Penny Kronengold Swimmers 2: City College
2001, oi1on linen, 18 x 26 inches
afternoon I was utterly seized by an artist previously unknown
to me. Penny Kronengold's unassuming, modestly scaled bathers,
starting the last week of their short run at the First Street
Gallery, are a must-see.
reproduction she is likely to seem safe and familiar, but
in actuality these paintings and drawings reveal themselves
to be daring and at the same time highly accomplished inventions.
These scenes, mostly of public swimming pools, are perceptually
fresh and authentic, and at the same time deeply invested
with painterly awareness of their genre's forbears. Kronengold's
handling seems to marry southern color and northern drawing.
There is voluptuousness in the paint that is not allowed to
end there, because there is a corresponding intensity of determination
to cram a maximum of observation into a highly energized,
restricted space. The obvious points of reference here are
Bonnard and Kokoschka, but the sense of structure and pictorial
logic encountered in Kronengold stretch much further back
in the annals of Western picture making. The color is a joy,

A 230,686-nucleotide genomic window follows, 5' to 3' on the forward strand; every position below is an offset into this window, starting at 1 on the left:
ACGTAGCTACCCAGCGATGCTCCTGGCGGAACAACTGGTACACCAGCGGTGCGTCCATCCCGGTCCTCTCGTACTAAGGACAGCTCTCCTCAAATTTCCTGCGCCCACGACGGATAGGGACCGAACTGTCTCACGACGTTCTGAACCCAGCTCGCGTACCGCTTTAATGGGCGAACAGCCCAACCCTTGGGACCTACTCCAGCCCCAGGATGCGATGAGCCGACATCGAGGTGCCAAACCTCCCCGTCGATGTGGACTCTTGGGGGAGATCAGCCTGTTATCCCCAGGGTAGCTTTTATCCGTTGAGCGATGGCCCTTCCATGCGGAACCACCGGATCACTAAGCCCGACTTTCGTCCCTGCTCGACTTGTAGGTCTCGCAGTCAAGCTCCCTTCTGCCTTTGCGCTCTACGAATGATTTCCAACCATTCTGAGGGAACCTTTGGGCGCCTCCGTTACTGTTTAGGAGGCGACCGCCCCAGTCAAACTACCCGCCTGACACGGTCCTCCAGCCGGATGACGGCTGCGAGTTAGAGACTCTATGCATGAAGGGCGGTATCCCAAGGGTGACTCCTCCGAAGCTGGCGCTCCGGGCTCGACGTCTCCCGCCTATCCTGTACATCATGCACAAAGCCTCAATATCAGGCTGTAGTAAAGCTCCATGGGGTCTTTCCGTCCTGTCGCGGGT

precisely because it is not that corny useless craftsy thing,
"pure joy". On the contrary, color is marshaled
as a means of drawing, a means of defining form and exploring
space, but in an unpedantic way.
is fond of a whole battery of painterly devices which, in
lesser hands, can breed affectation: sgraffito, exposed canvas,
the complementary bravura effects of a dried up and an overloaded
brush. But her every mark actually seems to add up to something
of pictorial importance. In this respect she is rather like
the great Irish painter - I'm writing this note on St. Patrick's
Day - Jack B. Yeats.
having extolled the perceptual basis of her liberties with
color and form, I have to say that the most satisfying pictures,
to my eye, are the boldest. With two paintings of the same
scene hanging back to back, the one completed first is accomplished,
for sure (it's on the invitation cover, reproduced above)
but the freer, more daring repeat of the same composition
marks an explosion of painterly pleasure.
images by Kronengold
to Front Page